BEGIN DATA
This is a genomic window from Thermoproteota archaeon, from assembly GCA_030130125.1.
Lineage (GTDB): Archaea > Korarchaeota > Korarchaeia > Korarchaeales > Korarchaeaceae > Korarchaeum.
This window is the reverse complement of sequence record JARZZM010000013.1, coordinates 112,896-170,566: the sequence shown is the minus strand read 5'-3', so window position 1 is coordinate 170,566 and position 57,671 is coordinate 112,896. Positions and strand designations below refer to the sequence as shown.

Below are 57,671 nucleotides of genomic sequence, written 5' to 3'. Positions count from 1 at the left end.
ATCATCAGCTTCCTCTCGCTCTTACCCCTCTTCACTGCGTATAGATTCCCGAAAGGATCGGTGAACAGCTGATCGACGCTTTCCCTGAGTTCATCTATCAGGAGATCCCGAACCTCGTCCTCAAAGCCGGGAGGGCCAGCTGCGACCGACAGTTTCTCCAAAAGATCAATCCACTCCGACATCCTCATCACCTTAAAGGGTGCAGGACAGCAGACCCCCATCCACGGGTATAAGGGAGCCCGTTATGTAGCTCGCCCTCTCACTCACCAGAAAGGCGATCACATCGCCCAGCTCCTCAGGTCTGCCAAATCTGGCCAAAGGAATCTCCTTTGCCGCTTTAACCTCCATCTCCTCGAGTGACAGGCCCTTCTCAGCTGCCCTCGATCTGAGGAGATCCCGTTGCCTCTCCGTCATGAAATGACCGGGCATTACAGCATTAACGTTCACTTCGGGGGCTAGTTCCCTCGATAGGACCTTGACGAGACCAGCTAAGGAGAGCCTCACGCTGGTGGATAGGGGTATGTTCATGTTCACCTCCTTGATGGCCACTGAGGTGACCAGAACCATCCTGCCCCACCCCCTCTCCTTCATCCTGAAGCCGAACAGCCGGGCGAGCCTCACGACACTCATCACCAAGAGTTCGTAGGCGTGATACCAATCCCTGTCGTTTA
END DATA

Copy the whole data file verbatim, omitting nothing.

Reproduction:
This is a genomic window from Thermoproteota archaeon, from assembly GCA_030130125.1.
Lineage (GTDB): Archaea > Korarchaeota > Korarchaeia > Korarchaeales > Korarchaeaceae > Korarchaeum.
This window is the reverse complement of sequence record JARZZM010000013.1, coordinates 112,896-170,566: the sequence shown is the minus strand read 5'-3', so window position 1 is coordinate 170,566 and position 57,671 is coordinate 112,896. Positions and strand designations below refer to the sequence as shown.

Below are 57,671 nucleotides of genomic sequence, written 5' to 3'. Positions count from 1 at the left end.
ATCATCAGCTTCCTCTCGCTCTTACCCCTCTTCACTGCGTATAGATTCCCGAAAGGATCGGTGAACAGCTGATCGACGCTTTCCCTGAGTTCATCTATCAGGAGATCCCGAACCTCGTCCTCAAAGCCGGGAGGGCCAGCTGCGACCGACAGTTTCTCCAAAAGATCAATCCACTCCGACATCCTCATCACCTTAAAGGGTGCAGGACAGCAGACCCCCATCCACGGGTATAAGGGAGCCCGTTATGTAGCTCGCCCTCTCACTCACCAGAAAGGCGATCACATCGCCCAGCTCCTCAGGTCTGCCAAATCTGGCCAAAGGAATCTCCTTTGCCGCTTTAACCTCCATCTCCTCGAGTGACAGGCCCTTCTCAGCTGCCCTCGATCTGAGGAGATCCCGTTGCCTCTCCGTCATGAAATGACCGGGCATTACAGCATTAACGTTCACTTCGGGGGCTAGTTCCCTCGATAGGACCTTGACGAGACCAGCTAAGGAGAGCCTCACGCTGGTGGATAGGGGTATGTTCATGTTCACCTCCTTGATGGCCACTGAGGTGACCAGAACCATCCTGCCCCACCCCCTCTCCTTCATCCTGAAGCCGAACAGCCGGGCGAGCCTCACGACACTCATCACCAAGAGTTCGTAGGCGTGATACCAATCCCTGTCGTTTA